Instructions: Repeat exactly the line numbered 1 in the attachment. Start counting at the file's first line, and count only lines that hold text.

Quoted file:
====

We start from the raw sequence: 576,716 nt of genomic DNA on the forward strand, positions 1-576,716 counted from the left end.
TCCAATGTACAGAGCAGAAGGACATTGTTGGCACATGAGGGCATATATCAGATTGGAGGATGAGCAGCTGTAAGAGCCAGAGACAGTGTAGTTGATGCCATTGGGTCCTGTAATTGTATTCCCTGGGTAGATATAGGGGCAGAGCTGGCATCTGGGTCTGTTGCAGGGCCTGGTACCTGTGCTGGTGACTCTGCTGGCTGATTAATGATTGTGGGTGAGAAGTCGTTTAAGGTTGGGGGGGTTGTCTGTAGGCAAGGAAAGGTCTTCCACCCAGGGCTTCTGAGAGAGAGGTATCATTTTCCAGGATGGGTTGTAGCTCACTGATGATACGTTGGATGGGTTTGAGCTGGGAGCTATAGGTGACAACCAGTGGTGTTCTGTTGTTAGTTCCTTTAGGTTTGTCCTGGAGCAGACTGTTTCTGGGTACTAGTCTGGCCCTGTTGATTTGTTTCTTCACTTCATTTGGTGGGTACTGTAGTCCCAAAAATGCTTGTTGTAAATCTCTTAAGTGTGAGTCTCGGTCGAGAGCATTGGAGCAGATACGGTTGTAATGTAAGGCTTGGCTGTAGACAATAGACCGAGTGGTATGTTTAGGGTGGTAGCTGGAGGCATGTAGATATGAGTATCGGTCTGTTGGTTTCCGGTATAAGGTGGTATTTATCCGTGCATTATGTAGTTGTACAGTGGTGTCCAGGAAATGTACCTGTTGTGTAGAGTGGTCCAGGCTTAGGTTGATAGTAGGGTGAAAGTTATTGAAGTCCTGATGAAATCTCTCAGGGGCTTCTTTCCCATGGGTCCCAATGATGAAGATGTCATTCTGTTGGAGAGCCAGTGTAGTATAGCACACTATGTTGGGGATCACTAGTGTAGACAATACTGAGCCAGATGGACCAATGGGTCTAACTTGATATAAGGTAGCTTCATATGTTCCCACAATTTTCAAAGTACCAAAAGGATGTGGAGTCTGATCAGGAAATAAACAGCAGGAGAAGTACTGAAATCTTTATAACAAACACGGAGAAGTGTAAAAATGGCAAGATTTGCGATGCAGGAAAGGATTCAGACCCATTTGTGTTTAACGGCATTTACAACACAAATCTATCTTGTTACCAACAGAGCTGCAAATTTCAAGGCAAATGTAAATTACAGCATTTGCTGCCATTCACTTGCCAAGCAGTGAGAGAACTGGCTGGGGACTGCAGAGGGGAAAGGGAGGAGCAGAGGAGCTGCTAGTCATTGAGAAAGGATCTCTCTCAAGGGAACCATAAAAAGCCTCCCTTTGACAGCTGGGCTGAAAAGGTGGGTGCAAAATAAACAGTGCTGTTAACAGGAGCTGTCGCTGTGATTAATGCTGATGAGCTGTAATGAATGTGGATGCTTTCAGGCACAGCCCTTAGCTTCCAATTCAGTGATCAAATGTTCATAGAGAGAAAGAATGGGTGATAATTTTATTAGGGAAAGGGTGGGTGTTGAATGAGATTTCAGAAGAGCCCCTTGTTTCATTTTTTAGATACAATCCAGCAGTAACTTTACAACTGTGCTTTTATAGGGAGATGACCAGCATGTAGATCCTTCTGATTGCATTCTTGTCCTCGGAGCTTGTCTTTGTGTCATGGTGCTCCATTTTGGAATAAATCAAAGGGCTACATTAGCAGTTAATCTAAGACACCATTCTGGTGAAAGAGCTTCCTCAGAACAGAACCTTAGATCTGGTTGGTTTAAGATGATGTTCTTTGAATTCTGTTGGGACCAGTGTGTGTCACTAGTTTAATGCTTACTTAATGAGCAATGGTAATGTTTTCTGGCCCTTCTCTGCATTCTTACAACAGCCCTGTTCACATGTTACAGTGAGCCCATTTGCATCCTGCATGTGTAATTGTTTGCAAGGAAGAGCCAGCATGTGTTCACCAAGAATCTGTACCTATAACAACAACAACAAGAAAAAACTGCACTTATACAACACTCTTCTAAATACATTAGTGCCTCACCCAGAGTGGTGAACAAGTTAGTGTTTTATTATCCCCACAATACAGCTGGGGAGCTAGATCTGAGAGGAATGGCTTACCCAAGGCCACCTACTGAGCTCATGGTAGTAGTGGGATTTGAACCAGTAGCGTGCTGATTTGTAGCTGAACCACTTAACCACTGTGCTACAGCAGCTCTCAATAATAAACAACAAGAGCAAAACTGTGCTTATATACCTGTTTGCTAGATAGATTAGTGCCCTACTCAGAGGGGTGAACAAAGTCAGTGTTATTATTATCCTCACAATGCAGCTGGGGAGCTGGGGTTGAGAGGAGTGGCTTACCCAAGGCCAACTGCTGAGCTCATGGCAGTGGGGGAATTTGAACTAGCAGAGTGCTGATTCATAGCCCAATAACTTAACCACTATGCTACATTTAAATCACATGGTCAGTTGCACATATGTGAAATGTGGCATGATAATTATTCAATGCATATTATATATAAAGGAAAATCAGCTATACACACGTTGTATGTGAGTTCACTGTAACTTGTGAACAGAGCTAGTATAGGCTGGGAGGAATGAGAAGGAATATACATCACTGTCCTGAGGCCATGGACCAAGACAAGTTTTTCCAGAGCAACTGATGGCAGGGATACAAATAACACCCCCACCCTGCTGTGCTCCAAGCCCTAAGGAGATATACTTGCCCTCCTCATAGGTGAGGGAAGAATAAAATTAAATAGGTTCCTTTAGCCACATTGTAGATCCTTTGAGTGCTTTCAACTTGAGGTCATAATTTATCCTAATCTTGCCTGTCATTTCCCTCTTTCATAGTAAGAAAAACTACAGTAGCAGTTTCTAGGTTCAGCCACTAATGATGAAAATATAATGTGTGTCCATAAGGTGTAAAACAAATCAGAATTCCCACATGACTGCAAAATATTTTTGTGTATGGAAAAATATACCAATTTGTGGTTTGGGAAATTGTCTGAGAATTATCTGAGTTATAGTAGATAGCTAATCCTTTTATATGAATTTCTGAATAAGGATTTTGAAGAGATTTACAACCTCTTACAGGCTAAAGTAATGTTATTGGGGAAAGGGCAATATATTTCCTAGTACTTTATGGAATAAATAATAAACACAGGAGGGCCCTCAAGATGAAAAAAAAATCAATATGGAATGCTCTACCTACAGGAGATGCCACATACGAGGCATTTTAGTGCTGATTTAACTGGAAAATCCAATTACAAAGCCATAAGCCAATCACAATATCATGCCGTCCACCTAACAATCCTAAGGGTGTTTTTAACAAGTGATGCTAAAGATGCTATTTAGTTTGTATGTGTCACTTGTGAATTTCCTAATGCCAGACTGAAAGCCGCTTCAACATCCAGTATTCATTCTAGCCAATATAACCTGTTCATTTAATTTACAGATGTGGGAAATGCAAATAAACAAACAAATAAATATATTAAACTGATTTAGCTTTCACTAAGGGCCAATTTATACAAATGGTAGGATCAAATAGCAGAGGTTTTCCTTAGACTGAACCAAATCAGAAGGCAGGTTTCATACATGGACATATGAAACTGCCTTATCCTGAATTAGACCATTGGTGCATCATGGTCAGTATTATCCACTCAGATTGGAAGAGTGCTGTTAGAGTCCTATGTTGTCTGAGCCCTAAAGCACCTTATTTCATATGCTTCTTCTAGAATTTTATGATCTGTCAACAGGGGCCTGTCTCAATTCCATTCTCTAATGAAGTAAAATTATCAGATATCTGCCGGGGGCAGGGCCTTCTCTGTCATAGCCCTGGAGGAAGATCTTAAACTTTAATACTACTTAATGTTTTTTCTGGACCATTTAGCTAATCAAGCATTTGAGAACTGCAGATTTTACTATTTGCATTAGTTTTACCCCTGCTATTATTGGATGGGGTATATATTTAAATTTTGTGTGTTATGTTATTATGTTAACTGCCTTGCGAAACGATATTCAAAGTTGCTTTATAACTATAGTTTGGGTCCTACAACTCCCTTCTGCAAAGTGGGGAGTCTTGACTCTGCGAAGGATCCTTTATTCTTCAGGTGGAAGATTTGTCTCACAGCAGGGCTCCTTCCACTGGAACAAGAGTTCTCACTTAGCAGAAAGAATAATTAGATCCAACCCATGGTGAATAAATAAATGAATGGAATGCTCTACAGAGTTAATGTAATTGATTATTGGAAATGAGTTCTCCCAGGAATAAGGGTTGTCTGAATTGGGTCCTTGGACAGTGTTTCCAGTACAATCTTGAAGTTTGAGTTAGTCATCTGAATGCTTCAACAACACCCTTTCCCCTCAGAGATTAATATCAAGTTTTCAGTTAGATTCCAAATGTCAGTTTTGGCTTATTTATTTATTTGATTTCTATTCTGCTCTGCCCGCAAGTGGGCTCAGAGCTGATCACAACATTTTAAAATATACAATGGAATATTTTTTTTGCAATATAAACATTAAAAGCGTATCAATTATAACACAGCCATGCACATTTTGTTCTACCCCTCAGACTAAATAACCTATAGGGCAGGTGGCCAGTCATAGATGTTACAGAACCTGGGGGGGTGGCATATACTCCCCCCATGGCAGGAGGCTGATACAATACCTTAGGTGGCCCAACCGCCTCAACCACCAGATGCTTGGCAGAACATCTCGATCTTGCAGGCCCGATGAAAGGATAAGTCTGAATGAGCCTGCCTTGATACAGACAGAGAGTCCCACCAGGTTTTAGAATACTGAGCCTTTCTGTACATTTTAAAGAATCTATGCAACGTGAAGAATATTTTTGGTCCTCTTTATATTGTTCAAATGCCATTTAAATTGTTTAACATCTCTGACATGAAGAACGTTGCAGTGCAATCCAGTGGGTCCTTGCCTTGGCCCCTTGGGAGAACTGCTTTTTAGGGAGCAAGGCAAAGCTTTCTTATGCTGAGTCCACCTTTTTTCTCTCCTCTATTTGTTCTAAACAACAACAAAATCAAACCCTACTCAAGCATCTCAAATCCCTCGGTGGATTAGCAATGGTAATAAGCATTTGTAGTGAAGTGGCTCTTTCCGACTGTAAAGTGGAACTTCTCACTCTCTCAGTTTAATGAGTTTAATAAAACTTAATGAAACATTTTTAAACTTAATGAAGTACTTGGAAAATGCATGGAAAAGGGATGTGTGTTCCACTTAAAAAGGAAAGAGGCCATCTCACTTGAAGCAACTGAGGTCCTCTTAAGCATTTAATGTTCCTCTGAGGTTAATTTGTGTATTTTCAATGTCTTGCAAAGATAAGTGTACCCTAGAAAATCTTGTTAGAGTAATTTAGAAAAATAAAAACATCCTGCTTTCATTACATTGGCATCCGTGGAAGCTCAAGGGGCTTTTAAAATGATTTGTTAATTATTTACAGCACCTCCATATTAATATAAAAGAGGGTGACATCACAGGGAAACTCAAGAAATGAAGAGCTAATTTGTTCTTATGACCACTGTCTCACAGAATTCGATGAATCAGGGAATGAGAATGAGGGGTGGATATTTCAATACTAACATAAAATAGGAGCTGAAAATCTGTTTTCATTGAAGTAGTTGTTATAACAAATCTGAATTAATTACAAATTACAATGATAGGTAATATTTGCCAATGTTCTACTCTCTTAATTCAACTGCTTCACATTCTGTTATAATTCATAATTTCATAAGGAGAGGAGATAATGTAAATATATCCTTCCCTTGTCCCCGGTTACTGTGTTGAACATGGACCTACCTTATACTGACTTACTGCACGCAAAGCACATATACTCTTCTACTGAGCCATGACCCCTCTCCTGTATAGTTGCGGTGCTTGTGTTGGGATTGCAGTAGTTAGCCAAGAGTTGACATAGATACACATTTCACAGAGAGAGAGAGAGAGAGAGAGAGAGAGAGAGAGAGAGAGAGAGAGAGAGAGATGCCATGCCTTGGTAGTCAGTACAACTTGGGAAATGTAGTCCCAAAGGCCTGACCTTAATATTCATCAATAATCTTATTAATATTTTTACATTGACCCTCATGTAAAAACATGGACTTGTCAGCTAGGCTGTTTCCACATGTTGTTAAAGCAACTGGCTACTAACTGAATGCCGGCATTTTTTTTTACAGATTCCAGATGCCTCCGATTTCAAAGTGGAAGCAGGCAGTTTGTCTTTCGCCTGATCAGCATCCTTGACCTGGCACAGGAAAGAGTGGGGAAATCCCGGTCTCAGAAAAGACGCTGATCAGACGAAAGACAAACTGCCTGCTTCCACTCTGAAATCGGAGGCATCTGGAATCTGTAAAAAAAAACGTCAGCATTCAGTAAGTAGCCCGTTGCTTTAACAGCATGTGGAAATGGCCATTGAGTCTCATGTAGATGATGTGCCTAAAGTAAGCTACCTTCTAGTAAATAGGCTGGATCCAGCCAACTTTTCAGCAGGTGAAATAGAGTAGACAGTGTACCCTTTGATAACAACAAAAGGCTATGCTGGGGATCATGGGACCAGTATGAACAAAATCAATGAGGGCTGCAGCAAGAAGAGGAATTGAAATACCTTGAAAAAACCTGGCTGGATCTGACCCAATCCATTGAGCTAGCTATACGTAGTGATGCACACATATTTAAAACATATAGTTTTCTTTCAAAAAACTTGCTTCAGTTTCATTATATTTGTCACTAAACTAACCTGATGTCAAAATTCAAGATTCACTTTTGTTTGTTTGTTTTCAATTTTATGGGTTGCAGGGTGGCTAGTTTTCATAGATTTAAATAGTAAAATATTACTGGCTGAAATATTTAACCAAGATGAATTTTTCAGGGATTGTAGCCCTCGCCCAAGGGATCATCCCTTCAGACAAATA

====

We start from the raw sequence: 576,716 nt of genomic DNA on the forward strand, positions 1-576,716 counted from the left end.